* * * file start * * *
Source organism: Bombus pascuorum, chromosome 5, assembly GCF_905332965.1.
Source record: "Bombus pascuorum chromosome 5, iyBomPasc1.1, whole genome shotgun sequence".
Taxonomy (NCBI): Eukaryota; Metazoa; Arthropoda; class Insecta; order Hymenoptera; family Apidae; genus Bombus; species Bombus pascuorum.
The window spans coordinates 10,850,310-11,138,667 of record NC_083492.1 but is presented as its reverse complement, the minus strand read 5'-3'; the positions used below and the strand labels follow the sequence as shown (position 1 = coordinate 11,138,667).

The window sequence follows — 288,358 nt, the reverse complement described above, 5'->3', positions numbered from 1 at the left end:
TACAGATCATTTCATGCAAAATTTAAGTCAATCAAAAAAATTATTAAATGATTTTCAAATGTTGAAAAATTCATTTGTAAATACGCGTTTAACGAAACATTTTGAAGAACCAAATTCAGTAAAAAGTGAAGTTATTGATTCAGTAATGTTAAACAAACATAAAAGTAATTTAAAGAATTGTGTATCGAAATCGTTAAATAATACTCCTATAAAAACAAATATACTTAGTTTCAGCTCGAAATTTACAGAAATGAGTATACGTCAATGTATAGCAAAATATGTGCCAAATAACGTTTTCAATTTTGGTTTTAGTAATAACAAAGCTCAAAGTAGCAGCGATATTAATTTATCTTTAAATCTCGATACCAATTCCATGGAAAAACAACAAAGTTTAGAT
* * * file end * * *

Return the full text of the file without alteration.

Source organism: Bombus pascuorum, chromosome 5, assembly GCF_905332965.1.
Source record: "Bombus pascuorum chromosome 5, iyBomPasc1.1, whole genome shotgun sequence".
Taxonomy (NCBI): Eukaryota; Metazoa; Arthropoda; class Insecta; order Hymenoptera; family Apidae; genus Bombus; species Bombus pascuorum.
The window spans coordinates 10,850,310-11,138,667 of record NC_083492.1 but is presented as its reverse complement, the minus strand read 5'-3'; the positions used below and the strand labels follow the sequence as shown (position 1 = coordinate 11,138,667).

The window sequence follows — 288,358 nt, the reverse complement described above, 5'->3', positions numbered from 1 at the left end:
TACAGATCATTTCATGCAAAATTTAAGTCAATCAAAAAAATTATTAAATGATTTTCAAATGTTGAAAAATTCATTTGTAAATACGCGTTTAACGAAACATTTTGAAGAACCAAATTCAGTAAAAAGTGAAGTTATTGATTCAGTAATGTTAAACAAACATAAAAGTAATTTAAAGAATTGTGTATCGAAATCGTTAAATAATACTCCTATAAAAACAAATATACTTAGTTTCAGCTCGAAATTTACAGAAATGAGTATACGTCAATGTATAGCAAAATATGTGCCAAATAACGTTTTCAATTTTGGTTTTAGTAATAACAAAGCTCAAAGTAGCAGCGATATTAATTTATCTTTAAATCTCGATACCAATTCCATGGAAAAACAACAAAGTTTAGAT